Iowans Thrive Blog
Featuring stories, research, and news on Iowa's movement to respond to ACEs
Professionals who protect and support individuals experiencing violence at home have raised concerns that this period of stress and isolation could cause a spike in domestic abuse. Without connections to teachers, pediatricians or other community members who provide support or report abuse, children are especially vulnerable in these situations.
According to Tess Cody, executive director of ACCESS (Assault Care Center Extending Shelter & Support) that provides services in five Iowa counties, calls for support related to domestic violence and child abuse have been on the rise nationally and an increase is anticipated locally as the need for social distancing continues. In today’s pandemic, people might especially be weighing the health risks of seeking help versus managing through their current situations at home.
She offers these ways for the community to respond:
Seek help if you need it.
Call the Iowa Victim Service Call Center at 1-800-770-1650 or text “IOWAHELP” to 20121 to speak with a trained advocate who can help with a violent crime and connect to local services. In an emergency, dial 9-1-1.
Shelters are still open, and many have switched to providing motel rooms instead of placing survivors in a mass shelter to prevent health risks. Agencies are also identifying creative ways to support survivors, such as providing gas cards or bus tickets to get to family members’ homes and checking in by phone or video. Tess says organizations like ACCESS want to partner with survivors to help them feel safe in seeking help.
Support those who may be at risk.
Some people in abusive situations may stay in their current living arrangement, says Tess, but they may have a plan for reducing the violence they experience, such as going to a neighbor’s house or a hotel when the tension starts to escalate. Those plans may have to adjust in today’s environment. As a family member or friend, check in on those who are in potentially violent situations and help brainstorm solutions. If you aren’t sure what to say to a loved one you are worried about, you can also call the Iowa Victim Service Call Center to talk about how to start the conversation.
“Most survivors who call for services ultimately have the answer,” says Tess. “They know what is right for them and their kids, but they need someone to listen to them and affirm they are not crazy and that they know the right path.”
Support organizations that can help.
As the economic situation worsens for families over the next year, Tess expects a rise in violence within homes. Serving an increase in clients who have more difficult situations or having to put clients into hotel rooms instead of mass shelters will require more resources.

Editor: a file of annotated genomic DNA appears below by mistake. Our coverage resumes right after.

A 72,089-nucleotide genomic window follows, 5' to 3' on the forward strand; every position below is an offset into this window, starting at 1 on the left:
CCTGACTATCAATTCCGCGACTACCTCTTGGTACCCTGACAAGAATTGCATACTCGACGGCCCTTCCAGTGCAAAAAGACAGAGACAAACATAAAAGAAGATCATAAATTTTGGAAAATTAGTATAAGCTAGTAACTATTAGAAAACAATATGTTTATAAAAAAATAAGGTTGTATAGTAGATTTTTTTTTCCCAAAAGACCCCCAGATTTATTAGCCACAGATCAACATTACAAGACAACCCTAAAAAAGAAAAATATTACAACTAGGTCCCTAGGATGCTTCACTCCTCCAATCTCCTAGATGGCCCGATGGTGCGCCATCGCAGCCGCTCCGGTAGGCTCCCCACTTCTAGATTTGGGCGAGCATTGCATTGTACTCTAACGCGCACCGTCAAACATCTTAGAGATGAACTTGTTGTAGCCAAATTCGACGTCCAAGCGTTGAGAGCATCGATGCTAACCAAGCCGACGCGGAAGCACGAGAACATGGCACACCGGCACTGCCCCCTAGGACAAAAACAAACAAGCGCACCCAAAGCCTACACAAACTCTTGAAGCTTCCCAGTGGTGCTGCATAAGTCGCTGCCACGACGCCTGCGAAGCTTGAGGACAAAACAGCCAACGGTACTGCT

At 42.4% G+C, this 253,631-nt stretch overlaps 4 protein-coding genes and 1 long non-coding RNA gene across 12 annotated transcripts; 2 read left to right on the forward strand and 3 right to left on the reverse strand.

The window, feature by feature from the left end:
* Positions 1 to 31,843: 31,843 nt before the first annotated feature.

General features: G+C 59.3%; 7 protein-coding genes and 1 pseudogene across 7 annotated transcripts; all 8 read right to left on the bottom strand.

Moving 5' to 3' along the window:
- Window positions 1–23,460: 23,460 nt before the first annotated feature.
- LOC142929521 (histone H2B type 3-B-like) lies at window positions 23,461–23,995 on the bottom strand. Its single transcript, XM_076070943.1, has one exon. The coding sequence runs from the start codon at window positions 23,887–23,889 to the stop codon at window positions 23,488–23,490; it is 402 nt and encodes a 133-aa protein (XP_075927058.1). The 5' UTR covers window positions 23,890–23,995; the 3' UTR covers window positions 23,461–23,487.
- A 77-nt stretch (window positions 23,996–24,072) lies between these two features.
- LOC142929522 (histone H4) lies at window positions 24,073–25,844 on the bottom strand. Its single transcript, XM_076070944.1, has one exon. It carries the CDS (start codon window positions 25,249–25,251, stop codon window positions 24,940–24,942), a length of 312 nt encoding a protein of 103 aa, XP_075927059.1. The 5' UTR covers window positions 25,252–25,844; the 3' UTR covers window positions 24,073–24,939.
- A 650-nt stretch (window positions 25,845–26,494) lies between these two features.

“Financial problems are not the cause of domestic abuse, but they are gas on the fire,” she says. “Nonprofits like us can do some of that work of reaching out, but we’re also financially limited.”
Support staff who work with survivors.
Many staff supporting survivors of abuse are doing so from home, where they are isolated from other staff who can provide support from the secondary trauma they may experience. Their stress levels are also increasing with responsibilities like working and caring for kids.
Our mantra for supervisors is to just try to have momentum moving forward,” she says, “but go very gently. Take care of each other and ourselves.”
Advocate for changes.
Tess says advocates can help by asking for funding that allows organizations to creatively problem solve with survivors, such as paying for gas cards or rent assistance, or helping provide fidget spinners and other tools that help youth cope with stress and trauma. Those are often out-of-pocket expenses for organizations. In addition, advocates can help think through solutions for reaching people who are more isolated and may not have access to technology or broadband or may lack skills for using technology.
This time will present significant challenges, but it’s also an opportunity to learn about solutions that work and could be integrated into how organizations serve survivors in the future. Things like being able to quickly disperse client assistance dollars, building relationships with landlords and hotels who can be partners in solutions, offering phone-based or video-based counseling, and creating private groups for survivors to support each other on Facebook are all proving valuable.
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